Thomas Eakins (1844-1916) has long been regarded as the outstanding American painter of the 19th century; his dramatically lit portraits have even given him a reputation as the American Rembrandt. So in the 1990s, when researchers started surmising that Eakins had sometimes made use of photographic images, there was a sense of foreboding among art historians. Two years ago, when ever-closer examination of Eakins' paintings made it undeniable that he actually "traced" photographic images projected onto his canvases, there was disbelief. One Eakins scholar, on hearing the evidence, literally put his hands over his ears. Our Rembrandt…a tracer?
But wait: Rembrandt—the Dutch one—may have done some tracing himself. The true link between technology and art, regarded in modern times as something shameful, is becoming increasingly apparent, and the evidence suggests that artists' dependence on machines has been not only extensive but long-lived, going back centuries.
A major Eakins show—the first in two decades—is spending the summer at New York's Metropolitan Museum of Art (it moved there from Philadelphia), and scores of the recently discovered photographs that Eakins used in creating his paintings are on display with the canvases. Eakins would not have liked this; he was reticent about his use of photography, and his wife was downright misleading when she spoke of her husband's attitude toward photos. In the end, however, what Eakins did with the photos was a laborious version of what many digital artists are doing today. Eakins didn't merely create painted versions of photographs. Using a "magic lantern" to project a series of disparate images on a single canvas, he made composites. The final painterly conception is entirely his own, and is apparently what drove his creation of the photos in the first place.
For example, Eakins' 1880 work, The Fairman Rogers Four-in-Hand (view here), was famous for its accurate portrayal of horses in motion, based on Eakins' photo studies; now it turns out that the coach's passengers are based on a photo, too.
Until the Eakins story broke, most of the controversy over the use of technology in painting centered around the 17th-century Dutch artist Jan Vermeer. There has long been speculation that Vermeer made use of a camera obscura, an enclosed device that allowed a detailed image of the world to be projected through a lens onto an inner wall.
Vermeer is today a blockbuster artist, inspiring not merely big shows but even popular novels (e.g., Girl With a Pearl Earring). Yet for long after his death he remained obscure. In fact, his "rediscovery" coincides with the rise of photography. As the British art academic Philip Steadman argues in last year's elegant study Vermeer's Camera, that was no accident. Steadman demonstrates beyond a reasonable doubt that Vermeer's world is not one we see with our eyes but one we see through a lens. Indeed, a major Vermeer show last year in New York devoted a room to the optical devices to which Vermeer and other 17th-century painters had recourse.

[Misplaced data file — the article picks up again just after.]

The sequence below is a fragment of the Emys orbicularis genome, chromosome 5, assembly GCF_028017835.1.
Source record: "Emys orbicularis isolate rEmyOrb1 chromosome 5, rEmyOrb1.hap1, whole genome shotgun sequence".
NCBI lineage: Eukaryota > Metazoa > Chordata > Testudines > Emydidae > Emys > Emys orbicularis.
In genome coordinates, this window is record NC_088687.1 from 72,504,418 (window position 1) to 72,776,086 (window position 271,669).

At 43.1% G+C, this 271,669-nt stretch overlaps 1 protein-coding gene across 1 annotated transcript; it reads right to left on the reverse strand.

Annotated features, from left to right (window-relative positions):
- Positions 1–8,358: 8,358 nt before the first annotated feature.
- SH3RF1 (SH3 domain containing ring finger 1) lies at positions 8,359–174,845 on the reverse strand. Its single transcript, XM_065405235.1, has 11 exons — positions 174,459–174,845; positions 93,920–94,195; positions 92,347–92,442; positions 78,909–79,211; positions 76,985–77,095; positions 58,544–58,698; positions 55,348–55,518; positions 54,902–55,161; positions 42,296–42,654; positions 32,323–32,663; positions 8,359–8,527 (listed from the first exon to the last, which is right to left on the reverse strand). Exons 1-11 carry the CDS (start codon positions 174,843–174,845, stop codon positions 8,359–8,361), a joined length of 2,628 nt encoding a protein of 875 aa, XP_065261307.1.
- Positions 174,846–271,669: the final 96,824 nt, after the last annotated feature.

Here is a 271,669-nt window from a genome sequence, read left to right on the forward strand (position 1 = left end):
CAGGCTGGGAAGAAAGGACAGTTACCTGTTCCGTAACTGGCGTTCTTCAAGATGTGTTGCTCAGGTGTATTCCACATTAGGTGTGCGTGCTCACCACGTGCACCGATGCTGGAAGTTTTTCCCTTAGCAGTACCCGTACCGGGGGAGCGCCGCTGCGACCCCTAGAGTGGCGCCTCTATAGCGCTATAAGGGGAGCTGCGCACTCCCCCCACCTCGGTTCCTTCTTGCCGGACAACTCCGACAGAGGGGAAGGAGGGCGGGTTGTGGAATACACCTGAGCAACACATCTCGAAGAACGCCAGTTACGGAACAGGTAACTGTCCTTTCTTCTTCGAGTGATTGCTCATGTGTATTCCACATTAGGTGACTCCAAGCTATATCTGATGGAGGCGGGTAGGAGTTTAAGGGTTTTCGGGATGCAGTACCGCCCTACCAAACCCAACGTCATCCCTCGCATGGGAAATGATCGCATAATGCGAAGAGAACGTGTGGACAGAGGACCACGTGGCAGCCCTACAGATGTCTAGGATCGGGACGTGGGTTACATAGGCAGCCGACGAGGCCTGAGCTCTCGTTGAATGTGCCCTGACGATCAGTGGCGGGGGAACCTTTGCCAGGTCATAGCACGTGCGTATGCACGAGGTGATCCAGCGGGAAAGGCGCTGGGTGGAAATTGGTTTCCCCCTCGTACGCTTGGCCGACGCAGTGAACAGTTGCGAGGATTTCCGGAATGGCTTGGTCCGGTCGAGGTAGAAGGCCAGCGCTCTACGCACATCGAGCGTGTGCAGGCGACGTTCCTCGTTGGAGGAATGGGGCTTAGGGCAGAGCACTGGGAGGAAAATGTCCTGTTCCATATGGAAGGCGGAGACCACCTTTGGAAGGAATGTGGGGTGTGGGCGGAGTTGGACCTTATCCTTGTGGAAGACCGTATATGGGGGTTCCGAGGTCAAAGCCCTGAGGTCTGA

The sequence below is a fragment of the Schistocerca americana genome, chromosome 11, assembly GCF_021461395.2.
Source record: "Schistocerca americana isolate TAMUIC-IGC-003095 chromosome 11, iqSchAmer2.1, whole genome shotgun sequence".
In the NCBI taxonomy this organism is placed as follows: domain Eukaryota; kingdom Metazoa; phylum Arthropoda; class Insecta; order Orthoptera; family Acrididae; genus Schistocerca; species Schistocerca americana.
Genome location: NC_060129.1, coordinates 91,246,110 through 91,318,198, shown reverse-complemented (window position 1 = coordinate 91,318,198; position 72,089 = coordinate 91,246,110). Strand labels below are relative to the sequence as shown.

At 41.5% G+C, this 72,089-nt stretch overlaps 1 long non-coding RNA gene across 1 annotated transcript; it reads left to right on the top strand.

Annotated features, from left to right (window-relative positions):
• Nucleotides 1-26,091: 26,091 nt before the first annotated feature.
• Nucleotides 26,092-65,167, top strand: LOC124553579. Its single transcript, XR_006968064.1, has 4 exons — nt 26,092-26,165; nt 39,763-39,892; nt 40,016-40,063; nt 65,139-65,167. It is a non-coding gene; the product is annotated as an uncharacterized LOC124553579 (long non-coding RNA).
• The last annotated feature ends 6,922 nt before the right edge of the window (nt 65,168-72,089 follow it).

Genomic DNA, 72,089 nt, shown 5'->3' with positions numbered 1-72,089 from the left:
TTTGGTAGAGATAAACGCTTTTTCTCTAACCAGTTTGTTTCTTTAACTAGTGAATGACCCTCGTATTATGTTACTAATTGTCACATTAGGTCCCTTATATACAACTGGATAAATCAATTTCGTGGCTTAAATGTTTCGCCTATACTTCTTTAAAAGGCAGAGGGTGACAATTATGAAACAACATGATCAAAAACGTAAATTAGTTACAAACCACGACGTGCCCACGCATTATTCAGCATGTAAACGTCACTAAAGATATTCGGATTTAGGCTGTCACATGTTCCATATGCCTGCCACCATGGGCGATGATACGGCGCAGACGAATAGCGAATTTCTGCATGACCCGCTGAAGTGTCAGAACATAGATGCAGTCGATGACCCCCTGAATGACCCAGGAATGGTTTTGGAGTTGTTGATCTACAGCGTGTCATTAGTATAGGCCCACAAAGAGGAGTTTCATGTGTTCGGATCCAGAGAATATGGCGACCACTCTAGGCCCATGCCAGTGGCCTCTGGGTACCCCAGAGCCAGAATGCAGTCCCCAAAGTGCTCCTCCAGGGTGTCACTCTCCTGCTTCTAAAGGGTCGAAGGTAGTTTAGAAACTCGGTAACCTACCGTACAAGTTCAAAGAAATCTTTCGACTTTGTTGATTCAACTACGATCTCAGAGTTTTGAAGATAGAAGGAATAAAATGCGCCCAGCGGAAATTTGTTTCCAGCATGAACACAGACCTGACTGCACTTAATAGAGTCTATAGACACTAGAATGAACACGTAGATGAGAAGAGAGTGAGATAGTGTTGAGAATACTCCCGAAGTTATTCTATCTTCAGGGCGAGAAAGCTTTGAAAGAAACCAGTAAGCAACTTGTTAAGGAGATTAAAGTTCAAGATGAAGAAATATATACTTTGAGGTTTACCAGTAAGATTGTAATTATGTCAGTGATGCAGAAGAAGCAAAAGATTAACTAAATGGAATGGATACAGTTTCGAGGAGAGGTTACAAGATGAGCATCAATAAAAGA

When might painters have started using optical devices to aid them in their work? Leonardo Da Vinci was familiar with the camera obscura; in the 15th century, the architect Filipo Brunelleschi pioneered vanishing-point perspective, while Jan van Eyck clearly understood mirrors and lenses and almost certainly used them.
The contemporary British painter David Hockney thinks that optics began to influence painterly representation as early as 1350. The most common tool, he argues, was long the camera lucida, a small device that threw an image from life directly onto a canvas. Painters were secretive about such aids, he argues, because they were trade secrets. Hockney's heavily illustrated recent book, Secret Knowledge: Rediscovering the Lost Techniques of the Old Masters, lays out the evidence he has accumulated thus far: lens-based lighting effects; a revolution in dimensionality and foreshortening; nearly impossible detail; and, most suggestive of all, errors that can have resulted only from the limitations of the devices he thinks were employed. He's gotten to the point where he divides paintings into "Lens" or "No-lens." (It's Hockney who thinks that Rembrandt might have used an aid.)
Hockney's project is extremely controversial. In fact, the researchers who deduced Eakins' use of photos chose not to tell Hockney because they didn't want their discovery to become mired in the argument over Hockney's assertions.
The problem is that Hockney seems to be challenging an entire art worldview devoted to celebrating "genius," long sold as a spiritual quality unsullied by the material world. For some, the use of optical aids compromises genius, and art with it.
But Hockney isn't undermining art. He is demonstrating the necessarily material dimension of culture. Art exploded in Europe's most commercial Italian and Dutch cities from the 15th to the 17th centuries because trade and wealth expanded not only patronage but science. Genius, it turns out, is a human quality, drawing on the world and expanding with it. The evidence is on every gallery wall, and it becomes more visible each year.